Earth ChangesS


US: Isn't this June? Snow sticking around on Pikes Peak

No, Colorado Springs residents, your calendar isn't deceiving you. It is in fact June.

A glance to the west, in the rare moments this week when the sky has been clear, may suggest otherwise.

Pikes Peak is ensconced in snow, whiter than it was in January and February. A series of snowstorms since Memorial Day weekend has dropped 6 to 12 inches each, said Jack Glavan, manager of the Pikes Peak Highway. Another foot fell above treeline Tuesday, and snow drifts are 7 feet high in places, he said.

While not unheard of, since it can snow all year at 14,115 feet, so much snow is definitely unusual.

"This time of year, yeah, it sure is," said Pat Collrin, who provides visitor information in Colorado Springs for the U.S. Forest Service. "We're getting our winter in spring."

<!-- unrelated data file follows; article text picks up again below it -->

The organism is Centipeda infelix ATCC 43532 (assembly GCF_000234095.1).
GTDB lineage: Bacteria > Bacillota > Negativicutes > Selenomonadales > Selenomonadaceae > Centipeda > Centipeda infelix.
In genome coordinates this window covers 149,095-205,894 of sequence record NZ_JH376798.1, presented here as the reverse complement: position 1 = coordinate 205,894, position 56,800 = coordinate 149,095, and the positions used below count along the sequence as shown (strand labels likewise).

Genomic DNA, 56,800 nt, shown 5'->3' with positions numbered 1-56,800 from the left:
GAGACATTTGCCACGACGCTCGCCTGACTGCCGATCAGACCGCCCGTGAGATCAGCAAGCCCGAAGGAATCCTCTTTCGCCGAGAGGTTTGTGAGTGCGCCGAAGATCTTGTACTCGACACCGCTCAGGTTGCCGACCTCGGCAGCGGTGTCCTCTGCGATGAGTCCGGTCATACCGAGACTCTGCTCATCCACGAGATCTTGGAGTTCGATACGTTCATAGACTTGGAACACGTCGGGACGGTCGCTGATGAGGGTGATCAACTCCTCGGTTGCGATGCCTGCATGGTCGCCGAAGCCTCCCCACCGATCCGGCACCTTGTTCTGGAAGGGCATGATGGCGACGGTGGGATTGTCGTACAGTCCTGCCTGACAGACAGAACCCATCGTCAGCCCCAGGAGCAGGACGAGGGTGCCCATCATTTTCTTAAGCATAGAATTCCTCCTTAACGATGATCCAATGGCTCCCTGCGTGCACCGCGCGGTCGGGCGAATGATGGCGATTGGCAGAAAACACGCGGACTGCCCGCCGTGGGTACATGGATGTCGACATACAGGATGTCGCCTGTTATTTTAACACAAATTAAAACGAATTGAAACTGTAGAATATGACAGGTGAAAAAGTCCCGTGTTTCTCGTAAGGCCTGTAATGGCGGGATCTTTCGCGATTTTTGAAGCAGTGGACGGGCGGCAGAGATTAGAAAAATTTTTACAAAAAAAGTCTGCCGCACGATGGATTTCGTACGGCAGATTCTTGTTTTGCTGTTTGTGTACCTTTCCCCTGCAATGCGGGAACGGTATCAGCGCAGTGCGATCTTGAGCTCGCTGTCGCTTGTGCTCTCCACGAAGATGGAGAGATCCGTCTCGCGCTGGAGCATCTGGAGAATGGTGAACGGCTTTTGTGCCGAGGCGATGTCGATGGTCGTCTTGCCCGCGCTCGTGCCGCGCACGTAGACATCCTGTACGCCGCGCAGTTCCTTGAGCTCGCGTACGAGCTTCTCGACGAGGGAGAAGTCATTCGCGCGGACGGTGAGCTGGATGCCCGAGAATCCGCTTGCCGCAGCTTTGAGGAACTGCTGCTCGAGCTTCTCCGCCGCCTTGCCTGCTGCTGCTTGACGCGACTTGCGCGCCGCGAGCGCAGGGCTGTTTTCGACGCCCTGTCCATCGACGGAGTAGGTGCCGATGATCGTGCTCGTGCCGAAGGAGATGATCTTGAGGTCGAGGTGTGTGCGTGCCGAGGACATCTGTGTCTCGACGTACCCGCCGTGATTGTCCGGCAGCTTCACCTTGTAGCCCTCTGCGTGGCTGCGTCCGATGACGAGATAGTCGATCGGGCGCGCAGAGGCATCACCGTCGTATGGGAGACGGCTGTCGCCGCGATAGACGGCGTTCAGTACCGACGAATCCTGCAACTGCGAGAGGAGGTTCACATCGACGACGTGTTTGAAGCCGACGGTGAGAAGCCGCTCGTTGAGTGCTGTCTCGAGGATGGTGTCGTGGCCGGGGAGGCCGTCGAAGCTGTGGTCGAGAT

Better Earth

US: Rain, snow and a rescue from cold

Unseasonably wet and cold weather Friday resulted in fender benders, heavy snow and a rescue effort for schoolchildren who got cold on a Tuolumne County hike.

Medics treated four children after they suffered hypothermic symptoms while on a camping trip with their Napa Valley charter school in the Pinecrest Reservoir area, according to the Tuolumne County Sheriff's Department.

Sheriff's spokesman deputy Ken Diaz said the children were in triage at a fire station Friday afternoon.

He said 21 other children from Stone Bridge School were camping at Cleo's Bath near the reservoir. The other children were not sick and remained with their chaperones at the campsite.

Diaz said the children, along with school officials and two hiking guides, were out hiking Friday morning when the students began showing symptoms of hypothermia.


It's it must be snowing: Great British summer goes from sweltering to shivering in just a week

snow june 2009
© unknownTwins Elizabeth (left) and Jeanette McGregor play in the snow in Aviemore

Five days ago we were flocking to the beach, queueing for ice-creams and slathering on the sunscreen.

Yesterday, we were shivering in summer's first dusting of snow. Yes, snow.

After the hottest spell of the year so far, sleet and snow swept in across northern parts of Britain while the rest of the country also cooled down considerably.